Frequently Asked Questions

 

Hiring a lawyer can be a confusing process. Understanding these frequently asked questions can help guide the process an provide a smooth process for handling your case. 

 01  Under what circumstances should I hire a lawyer?

If you are accused of committing a crime, charged with drunk driving (DUI), or party to a law suit, you definitely need a lawyer. You should contact my office right away, especially if there are witnesses to interview and/or evidence to gather. I can also help you avoid legal problems.  Ultimately, you want to hire an attorney who has the experience to handle your case. My office has a proven track record of winning cases and I will put that experience to work for you.

 

 

 

 02  Do all lawyers use the same fee agreements?

No. There are several kinds of fee agreements and most agreements between you and my office will be in writing.  A client will typically be charged a fixed, hourly, retainer, contingency or statutory fee, which are explained more in detail below:

 

  • Fixed (standard) Fee: This fee arrangement is used most often by my office for routine legal matters, such as a criminal case, drawing up a simple will, or handling an uncontested divorce. When you agree to a fixed fee, we will discuss what it does and does not include.
     

  • Hourly Fee: Hourly fees can vary from case to case. To find out the approximate total of your bill, my office will estimate how long your case will take. Just remember that circumstances may change, and your case may take longer to handle than expected at the beginning.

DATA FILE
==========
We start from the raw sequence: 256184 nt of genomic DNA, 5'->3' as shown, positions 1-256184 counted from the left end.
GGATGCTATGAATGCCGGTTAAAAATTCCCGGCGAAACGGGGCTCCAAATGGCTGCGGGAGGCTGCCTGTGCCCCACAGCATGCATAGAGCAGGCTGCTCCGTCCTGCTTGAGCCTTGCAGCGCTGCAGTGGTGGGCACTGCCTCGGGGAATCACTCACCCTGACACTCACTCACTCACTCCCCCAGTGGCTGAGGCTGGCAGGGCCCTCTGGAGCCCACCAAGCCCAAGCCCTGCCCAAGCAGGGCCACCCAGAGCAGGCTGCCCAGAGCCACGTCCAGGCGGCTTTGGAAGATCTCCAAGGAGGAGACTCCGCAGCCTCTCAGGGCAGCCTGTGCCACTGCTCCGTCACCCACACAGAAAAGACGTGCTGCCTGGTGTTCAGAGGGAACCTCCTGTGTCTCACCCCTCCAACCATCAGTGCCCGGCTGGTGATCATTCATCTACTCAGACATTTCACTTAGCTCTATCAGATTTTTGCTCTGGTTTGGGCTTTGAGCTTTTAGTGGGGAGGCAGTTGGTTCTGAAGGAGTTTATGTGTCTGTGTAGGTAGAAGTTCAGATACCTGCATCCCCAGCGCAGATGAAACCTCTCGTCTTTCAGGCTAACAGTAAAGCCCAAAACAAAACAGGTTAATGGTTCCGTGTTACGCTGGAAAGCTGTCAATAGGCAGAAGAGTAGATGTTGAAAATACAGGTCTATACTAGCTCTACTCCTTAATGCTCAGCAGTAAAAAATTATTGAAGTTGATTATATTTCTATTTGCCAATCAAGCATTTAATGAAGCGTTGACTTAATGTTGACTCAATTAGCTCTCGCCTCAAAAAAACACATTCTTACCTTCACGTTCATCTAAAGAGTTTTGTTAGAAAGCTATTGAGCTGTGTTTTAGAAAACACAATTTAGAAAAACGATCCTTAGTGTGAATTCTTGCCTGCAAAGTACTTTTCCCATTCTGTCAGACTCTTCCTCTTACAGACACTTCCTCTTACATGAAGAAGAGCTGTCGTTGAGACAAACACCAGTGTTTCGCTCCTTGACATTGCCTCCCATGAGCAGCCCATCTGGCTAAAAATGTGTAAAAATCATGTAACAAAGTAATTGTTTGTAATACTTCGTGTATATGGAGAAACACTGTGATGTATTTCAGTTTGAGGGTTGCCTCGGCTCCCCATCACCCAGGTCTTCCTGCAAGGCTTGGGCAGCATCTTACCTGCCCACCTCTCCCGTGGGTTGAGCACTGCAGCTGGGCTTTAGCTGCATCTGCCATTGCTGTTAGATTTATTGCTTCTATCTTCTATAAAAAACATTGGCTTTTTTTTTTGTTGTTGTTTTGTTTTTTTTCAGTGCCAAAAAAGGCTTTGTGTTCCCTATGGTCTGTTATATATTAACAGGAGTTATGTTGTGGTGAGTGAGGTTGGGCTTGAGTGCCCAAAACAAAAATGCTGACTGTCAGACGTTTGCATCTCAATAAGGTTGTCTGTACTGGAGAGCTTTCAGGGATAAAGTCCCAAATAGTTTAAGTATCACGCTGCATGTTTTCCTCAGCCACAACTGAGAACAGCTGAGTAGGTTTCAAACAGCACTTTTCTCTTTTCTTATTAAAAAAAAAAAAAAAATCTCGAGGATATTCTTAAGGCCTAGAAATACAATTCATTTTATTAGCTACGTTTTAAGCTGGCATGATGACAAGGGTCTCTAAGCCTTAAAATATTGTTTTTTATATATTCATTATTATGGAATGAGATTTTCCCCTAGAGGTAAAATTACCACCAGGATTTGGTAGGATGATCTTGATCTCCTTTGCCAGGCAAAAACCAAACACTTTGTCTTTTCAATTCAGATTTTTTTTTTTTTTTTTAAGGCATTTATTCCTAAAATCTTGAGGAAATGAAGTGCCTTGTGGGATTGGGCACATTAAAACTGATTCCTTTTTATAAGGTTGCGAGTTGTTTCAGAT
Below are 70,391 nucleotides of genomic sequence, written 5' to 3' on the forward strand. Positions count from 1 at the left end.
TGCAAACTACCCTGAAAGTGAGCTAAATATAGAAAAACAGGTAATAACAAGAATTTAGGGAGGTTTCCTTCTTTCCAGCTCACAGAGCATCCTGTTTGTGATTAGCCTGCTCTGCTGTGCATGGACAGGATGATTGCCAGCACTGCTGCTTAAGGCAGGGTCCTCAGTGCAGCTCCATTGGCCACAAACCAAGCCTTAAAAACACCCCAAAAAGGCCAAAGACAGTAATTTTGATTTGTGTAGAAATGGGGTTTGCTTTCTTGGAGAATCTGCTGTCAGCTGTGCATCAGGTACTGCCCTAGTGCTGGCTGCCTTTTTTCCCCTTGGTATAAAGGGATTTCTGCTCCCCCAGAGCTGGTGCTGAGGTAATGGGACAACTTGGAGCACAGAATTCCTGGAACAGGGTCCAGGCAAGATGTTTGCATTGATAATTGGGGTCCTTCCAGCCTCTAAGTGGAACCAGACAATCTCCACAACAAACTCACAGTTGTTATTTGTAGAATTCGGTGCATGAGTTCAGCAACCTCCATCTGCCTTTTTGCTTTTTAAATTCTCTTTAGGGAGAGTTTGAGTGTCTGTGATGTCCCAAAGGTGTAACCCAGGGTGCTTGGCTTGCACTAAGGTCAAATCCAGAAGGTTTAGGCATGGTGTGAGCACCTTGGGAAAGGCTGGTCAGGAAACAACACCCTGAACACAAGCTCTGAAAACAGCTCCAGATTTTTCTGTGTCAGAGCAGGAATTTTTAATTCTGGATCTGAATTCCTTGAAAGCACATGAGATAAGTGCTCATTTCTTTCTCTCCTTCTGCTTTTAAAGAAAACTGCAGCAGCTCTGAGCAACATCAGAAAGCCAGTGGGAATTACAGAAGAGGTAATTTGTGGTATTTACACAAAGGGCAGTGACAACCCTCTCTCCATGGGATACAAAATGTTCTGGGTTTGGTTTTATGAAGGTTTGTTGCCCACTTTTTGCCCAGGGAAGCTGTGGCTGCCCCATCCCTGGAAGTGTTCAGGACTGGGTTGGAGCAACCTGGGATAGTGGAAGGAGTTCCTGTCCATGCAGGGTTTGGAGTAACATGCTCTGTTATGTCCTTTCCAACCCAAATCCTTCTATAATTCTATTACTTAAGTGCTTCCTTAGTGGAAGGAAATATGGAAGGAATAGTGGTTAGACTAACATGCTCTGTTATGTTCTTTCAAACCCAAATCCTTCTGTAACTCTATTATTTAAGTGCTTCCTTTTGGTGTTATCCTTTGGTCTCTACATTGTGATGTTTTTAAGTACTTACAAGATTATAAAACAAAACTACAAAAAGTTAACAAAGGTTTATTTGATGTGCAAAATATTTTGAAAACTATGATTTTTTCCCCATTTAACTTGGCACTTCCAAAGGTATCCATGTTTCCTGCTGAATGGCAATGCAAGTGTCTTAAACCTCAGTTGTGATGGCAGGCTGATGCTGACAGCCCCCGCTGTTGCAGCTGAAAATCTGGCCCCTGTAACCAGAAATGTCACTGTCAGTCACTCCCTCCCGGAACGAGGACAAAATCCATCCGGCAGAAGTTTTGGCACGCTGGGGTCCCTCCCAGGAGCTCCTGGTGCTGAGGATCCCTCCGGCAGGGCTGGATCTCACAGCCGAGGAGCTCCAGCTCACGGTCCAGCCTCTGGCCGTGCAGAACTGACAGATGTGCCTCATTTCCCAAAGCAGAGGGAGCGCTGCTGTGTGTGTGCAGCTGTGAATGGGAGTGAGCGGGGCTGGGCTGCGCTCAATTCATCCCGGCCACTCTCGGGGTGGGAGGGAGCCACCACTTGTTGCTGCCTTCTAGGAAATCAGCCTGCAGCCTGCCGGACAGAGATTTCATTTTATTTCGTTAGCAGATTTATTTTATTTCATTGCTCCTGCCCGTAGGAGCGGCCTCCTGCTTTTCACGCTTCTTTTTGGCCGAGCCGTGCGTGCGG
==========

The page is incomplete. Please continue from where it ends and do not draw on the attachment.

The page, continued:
• Retainer Fee: A retainer fee can be used to guarantee that my office will be readily available to work on your particular case, which could mean that I would have to turn down other cases in order to remain available for you. As a result, you will probably be billed at a higher rate for the legal work that is done.  In some cases, a retainer fee is considered a "down payment" on any legal services that you will need. This means that the legal fees will be subtracted from the retainer until the retainer is used up. Then, my office will either ask you to pay another retainer or bill you for the additional time spent on your case.
     

  • Contingency Fee: This kind of fee agreement is commonly used in personal injury, medical malpractice, workers' compensation and other cases involving a law suit for money. It means that you will pay my office a certain percentage of the money you receive when I win the case or if we settle it out of court. If we lose, my office does not receive a fee.
     

  • Statutory fee: For certain legal matters the cost is set by statute or law. This means my fee is either set or must be approved by the court.

 

 

 

 03  How should I prepare for my meeting with the lawyer?

Before the meeting, make notes about your legal situation so you can easily go over the important points with my office. Bring the names, addresses and telephone numbers of everyone connected with your case (including witnesses), as well as all papers involved in your case. I may ask to see the papers before the meeting.